Mexico language experts say 64 of country’s Indian dialects at ‘high risk’ of dying out

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Joel Pina Diaz  Identity Verified
Argentina
Local time: 00:54
English to Spanish
+ ...
NO Indian dialects in México Jul 18, 2012

First, dialect is a variant of a language, second, Mexico recognizes 68 distinct indigenous Amerindian languages as national languages in addition to Spanish. "Spanish is the de facto national language spoken by the vast majority of Mexicans, though it is not defined as an official language in legislation." The 364 the article copied refers, are languages since all of them had or have: a) Phonology (sounds), b) Morphology (words), c) syntax (grammar itself), d) semantics (meanings) and e) Pragmatics (cultural meanings etc.). It is understandable Spanish language spreads faster as social need and other languages unfortunately are relegated.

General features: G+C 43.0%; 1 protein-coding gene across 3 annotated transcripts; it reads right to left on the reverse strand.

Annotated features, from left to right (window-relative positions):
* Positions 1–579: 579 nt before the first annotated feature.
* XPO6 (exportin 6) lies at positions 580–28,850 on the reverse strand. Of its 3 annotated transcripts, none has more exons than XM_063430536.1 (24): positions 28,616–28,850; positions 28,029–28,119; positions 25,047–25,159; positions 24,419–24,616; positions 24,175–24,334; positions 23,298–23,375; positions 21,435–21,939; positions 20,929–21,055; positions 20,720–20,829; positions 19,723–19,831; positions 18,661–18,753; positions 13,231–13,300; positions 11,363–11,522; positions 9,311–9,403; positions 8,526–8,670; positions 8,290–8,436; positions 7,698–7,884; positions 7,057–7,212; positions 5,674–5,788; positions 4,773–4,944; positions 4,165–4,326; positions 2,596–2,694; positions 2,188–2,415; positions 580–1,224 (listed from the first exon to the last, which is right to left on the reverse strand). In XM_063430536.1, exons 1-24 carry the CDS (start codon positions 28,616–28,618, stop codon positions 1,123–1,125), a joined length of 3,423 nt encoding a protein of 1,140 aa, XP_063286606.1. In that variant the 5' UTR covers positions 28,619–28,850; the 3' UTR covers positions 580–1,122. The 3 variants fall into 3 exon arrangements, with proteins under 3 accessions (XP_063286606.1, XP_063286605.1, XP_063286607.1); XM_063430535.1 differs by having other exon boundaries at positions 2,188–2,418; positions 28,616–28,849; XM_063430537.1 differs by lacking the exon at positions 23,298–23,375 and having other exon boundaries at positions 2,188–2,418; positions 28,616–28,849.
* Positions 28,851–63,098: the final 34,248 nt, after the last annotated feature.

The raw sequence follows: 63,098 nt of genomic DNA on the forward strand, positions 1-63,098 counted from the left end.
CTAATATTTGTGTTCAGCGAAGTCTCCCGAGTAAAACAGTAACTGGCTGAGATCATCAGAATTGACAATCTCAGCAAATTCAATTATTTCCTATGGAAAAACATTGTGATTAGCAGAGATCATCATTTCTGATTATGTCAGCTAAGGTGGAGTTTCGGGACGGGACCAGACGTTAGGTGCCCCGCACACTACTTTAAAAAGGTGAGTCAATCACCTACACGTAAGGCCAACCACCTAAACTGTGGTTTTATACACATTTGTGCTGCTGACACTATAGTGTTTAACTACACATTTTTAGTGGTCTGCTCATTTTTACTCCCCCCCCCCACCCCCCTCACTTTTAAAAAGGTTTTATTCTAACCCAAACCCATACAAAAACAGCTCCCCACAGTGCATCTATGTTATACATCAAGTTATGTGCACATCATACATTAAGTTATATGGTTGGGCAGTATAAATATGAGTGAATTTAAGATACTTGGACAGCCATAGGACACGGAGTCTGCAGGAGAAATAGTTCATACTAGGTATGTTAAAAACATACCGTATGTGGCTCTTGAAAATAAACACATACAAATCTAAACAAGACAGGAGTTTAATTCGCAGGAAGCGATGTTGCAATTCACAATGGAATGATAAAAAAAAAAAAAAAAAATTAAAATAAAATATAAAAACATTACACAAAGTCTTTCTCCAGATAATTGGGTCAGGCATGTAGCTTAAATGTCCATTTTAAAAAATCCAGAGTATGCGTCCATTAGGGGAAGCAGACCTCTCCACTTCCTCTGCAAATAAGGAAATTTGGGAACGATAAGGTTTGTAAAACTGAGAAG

Samuel Murray  Identity Verified
Netherlands
Local time: 04:54
Member (2006)
English to Afrikaans
+ ...
Dialects? Jul 18, 2012

Joel Pina Diaz wrote:
First, dialect is a variant of a language ... The 364 the article copied refers [to] are languages.


Well, the press release on the Institute's own web site says this:
http://tinyurl.com/7ny27af
So what does it say in the Spanish... "dialect" or "language"?


 

Ty Kendall  Identity Verified
United Kingdom
Local time: 03:54
Hebrew to English
It says neither....but they must mean "dialects". Jul 18, 2012

Samuel Murray wrote:

Joel Pina Diaz wrote:
First, dialect is a variant of a language ... The 364 the article copied refers [to] are languages.


Well, the press release on the Institute's own web site says this: